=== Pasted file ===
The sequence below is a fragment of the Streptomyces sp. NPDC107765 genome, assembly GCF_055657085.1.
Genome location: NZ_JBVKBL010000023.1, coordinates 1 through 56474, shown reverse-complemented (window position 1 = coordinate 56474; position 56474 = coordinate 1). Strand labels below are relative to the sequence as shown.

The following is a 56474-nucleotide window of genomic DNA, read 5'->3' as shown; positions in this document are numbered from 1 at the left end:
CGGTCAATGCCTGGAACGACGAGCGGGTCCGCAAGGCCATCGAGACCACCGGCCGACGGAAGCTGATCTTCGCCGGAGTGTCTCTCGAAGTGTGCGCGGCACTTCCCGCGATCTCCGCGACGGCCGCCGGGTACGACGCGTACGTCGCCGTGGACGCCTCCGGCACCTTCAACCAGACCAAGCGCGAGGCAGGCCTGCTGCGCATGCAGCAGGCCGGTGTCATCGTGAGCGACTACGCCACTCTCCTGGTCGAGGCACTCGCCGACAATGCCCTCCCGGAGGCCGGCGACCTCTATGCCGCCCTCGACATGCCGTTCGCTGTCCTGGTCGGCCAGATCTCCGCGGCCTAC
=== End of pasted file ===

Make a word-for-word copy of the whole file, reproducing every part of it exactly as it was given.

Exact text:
The sequence below is a fragment of the Streptomyces sp. NPDC107765 genome, assembly GCF_055657085.1.
Genome location: NZ_JBVKBL010000023.1, coordinates 1 through 56474, shown reverse-complemented (window position 1 = coordinate 56474; position 56474 = coordinate 1). Strand labels below are relative to the sequence as shown.

The following is a 56474-nucleotide window of genomic DNA, read 5'->3' as shown; positions in this document are numbered from 1 at the left end:
CGGTCAATGCCTGGAACGACGAGCGGGTCCGCAAGGCCATCGAGACCACCGGCCGACGGAAGCTGATCTTCGCCGGAGTGTCTCTCGAAGTGTGCGCGGCACTTCCCGCGATCTCCGCGACGGCCGCCGGGTACGACGCGTACGTCGCCGTGGACGCCTCCGGCACCTTCAACCAGACCAAGCGCGAGGCAGGCCTGCTGCGCATGCAGCAGGCCGGTGTCATCGTGAGCGACTACGCCACTCTCCTGGTCGAGGCACTCGCCGACAATGCCCTCCCGGAGGCCGGCGACCTCTATGCCGCCCTCGACATGCCGTTCGCTGTCCTGGTCGGCCAGATCTCCGCGGCCTAC